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Nice to Hear from a real Historian

Reader comment on item: Caliph Ibrahim's Brutal Moment

Submitted by Alex (United States), Aug 6, 2014 at 22:13

To my knowledge, this is only the second article by a prominent Islamic historian writing in English to treat the topic of the newly declared caliphate (Bernard Haykel also wrote an article on the topic).

Does Dr. Pipes have any clue why so few experts have lent their expertise to this incredibly tempting moment for doing so? To add a couple of points where I partially disagree.

First, I don't think the Islamc State's main appeal to fellow jihadists or Islamists is based on the revived glory of the Caliphate, even if IS have mentioned things such as the Caliphate of Harun Alrashid in their propaganda. The main appeal seems to be one based on loyalty to a shared cause. Caliph Ibrahim and other senior IS figures have stated that loyalty to the IS and the new Caliph are a general obligation on Muslims (fard kifayah) that has been neglected in recent history, as well as the goal for which jihadists have claimed they strive. In short, not displaying loyalty to the new Caliph means disloyalty to both god and a shared cause. These seem like pretty powerful arguments to me, and they will not depend necessarily on the actual material success or destructive power of IS.

My second contention would be that the political culture identifiable in the new Caliphate is distinctly modern--specifically totalitarian. The sermon that the Caliph Ibrahim gave on the first of Ramadan in Mosul contained a very unusual disclaimer that those who swore loyalty to his Caliphate should expect the rewards of jihad --meaning those of the afterlife-- rather than any worldly gains. This idea of constant mobilization and obscurantist dedication to a cause without material standards for judging it's progress does not match the very real empires and wealth associated with past notions of the caliphate, at least in my understanding.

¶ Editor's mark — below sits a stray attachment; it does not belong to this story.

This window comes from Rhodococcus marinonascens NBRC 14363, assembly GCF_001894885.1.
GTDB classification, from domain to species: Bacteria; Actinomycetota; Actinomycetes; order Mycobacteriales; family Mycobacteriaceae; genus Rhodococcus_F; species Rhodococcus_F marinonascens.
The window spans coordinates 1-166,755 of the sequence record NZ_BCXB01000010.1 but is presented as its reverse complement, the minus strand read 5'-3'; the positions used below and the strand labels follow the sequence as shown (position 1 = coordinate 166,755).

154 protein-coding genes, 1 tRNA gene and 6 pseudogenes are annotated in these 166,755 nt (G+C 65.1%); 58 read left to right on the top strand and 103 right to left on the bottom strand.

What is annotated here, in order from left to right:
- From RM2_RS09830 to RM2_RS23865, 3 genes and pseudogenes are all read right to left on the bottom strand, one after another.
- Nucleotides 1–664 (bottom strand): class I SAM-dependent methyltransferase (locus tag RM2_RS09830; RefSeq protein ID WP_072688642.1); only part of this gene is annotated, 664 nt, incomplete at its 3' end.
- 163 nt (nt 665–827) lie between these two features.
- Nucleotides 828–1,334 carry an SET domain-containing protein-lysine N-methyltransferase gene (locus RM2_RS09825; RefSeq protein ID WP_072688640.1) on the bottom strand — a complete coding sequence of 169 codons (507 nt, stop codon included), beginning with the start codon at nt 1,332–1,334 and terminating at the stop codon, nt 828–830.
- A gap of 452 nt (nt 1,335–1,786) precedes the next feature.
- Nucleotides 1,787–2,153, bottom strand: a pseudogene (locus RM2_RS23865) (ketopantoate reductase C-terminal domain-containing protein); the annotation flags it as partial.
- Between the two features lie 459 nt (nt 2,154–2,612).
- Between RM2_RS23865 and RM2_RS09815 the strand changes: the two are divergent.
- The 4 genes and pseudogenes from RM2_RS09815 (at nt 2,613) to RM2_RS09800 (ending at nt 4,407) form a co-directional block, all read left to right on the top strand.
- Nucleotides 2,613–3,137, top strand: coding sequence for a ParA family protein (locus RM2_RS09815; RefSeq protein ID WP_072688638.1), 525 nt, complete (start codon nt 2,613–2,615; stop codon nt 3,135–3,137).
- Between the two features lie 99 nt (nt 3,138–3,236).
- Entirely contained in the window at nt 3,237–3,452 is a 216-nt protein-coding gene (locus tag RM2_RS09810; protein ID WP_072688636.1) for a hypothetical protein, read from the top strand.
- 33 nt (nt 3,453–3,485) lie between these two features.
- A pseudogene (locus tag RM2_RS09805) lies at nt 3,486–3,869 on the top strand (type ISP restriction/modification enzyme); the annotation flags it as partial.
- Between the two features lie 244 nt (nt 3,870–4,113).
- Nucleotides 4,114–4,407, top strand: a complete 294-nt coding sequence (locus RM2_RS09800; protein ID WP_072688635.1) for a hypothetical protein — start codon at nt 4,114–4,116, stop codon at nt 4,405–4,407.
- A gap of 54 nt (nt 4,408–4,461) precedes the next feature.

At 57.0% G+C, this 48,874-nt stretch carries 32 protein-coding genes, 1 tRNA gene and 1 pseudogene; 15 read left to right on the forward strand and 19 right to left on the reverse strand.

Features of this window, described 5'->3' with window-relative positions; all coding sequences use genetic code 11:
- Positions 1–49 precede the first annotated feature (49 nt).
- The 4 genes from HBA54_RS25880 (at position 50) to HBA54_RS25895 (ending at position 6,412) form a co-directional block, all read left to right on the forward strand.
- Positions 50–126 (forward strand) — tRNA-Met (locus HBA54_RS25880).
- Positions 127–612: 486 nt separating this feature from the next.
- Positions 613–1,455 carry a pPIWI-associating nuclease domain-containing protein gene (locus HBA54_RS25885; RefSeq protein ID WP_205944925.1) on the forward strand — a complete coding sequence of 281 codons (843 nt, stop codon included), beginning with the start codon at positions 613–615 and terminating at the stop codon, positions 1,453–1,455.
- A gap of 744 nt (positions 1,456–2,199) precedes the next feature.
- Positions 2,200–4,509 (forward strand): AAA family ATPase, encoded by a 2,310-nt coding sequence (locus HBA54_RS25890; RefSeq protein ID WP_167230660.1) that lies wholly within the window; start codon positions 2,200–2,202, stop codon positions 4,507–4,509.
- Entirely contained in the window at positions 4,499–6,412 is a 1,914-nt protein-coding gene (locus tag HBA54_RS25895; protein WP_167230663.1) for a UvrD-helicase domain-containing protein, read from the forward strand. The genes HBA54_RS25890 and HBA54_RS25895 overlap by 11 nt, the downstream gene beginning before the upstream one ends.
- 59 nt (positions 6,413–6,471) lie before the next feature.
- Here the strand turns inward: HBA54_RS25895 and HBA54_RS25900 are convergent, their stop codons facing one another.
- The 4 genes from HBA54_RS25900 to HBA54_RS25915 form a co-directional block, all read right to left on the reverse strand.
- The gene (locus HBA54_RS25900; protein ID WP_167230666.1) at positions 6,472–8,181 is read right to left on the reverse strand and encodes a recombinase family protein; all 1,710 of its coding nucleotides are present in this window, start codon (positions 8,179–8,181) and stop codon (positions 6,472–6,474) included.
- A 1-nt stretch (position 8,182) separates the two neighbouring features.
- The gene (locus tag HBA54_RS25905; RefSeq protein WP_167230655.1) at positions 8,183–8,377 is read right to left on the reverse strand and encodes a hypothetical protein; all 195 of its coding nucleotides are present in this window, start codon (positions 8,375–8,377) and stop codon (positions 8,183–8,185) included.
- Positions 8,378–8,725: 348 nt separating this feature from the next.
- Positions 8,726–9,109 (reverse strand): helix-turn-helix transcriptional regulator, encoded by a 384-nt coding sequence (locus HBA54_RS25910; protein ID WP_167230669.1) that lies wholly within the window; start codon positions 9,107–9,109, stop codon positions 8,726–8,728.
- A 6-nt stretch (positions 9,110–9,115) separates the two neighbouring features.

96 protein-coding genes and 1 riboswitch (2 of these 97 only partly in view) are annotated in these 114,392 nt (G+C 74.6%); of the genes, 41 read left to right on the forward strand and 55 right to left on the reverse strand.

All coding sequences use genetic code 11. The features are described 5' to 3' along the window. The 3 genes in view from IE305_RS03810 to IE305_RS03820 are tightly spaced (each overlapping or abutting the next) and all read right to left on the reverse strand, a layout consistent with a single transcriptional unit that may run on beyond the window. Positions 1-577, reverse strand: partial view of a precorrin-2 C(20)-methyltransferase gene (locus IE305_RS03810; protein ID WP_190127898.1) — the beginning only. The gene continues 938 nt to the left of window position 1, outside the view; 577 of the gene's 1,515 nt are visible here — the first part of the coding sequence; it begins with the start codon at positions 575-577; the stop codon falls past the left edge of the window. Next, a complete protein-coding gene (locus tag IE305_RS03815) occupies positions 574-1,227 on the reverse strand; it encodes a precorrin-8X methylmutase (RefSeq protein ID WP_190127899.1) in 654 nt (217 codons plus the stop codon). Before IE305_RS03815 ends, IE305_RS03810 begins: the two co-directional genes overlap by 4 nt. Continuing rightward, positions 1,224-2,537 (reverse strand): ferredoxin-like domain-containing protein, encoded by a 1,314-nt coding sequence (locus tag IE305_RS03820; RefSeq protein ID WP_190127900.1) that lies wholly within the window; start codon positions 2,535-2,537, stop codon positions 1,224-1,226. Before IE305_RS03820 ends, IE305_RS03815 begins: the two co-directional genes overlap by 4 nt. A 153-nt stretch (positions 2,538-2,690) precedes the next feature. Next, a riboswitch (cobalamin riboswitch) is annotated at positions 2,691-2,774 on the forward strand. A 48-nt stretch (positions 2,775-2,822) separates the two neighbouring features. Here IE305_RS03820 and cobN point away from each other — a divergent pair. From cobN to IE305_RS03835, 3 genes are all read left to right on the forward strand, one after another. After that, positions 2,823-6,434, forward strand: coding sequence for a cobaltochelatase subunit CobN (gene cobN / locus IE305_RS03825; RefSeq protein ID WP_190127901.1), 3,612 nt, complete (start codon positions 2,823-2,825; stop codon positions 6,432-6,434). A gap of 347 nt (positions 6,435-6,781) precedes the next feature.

Submitting....

Note: Opinions expressed in comments are those of the authors alone and not necessarily those of Daniel Pipes. Original writing only, please. Comments are screened and in some cases edited before posting. Reasoned disagreement is welcome but not comments that are scurrilous, off-topic, commercial, disparaging religions, or otherwise inappropriate. For complete regulations, see the "Guidelines for Reader Comments".

Daniel Pipes replies:

Why do university-based historians not discuss the caliphate? Perhaps because they are consumed with such questions as "DAMES EMPLOYÉES AT THE SUEZ CANAL COMPANY: THE 'EGYPTIANIZATION' OF FEMALE OFFICE WORKERS, 1941–56" or "INTO THE DARK: POWER, LIGHT, AND NOCTURNAL LIFE IN 18TH-CENTURY ISTANBUL". These are two articles from the current issue of the International Journal of Middle East Studies. See file:///Users/danielpipes/Google%20Drive/International_Journal_of_Middle_East_Studies_Volume_46_Issue_03.pdf

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Note: Opinions expressed in comments are those of the authors alone and not necessarily those of Daniel Pipes. Original writing only, please. Comments are screened and in some cases edited before posting. Reasoned disagreement is welcome but not comments that are scurrilous, off-topic, commercial, disparaging religions, or otherwise inappropriate. For complete regulations, see the "Guidelines for Reader Comments".

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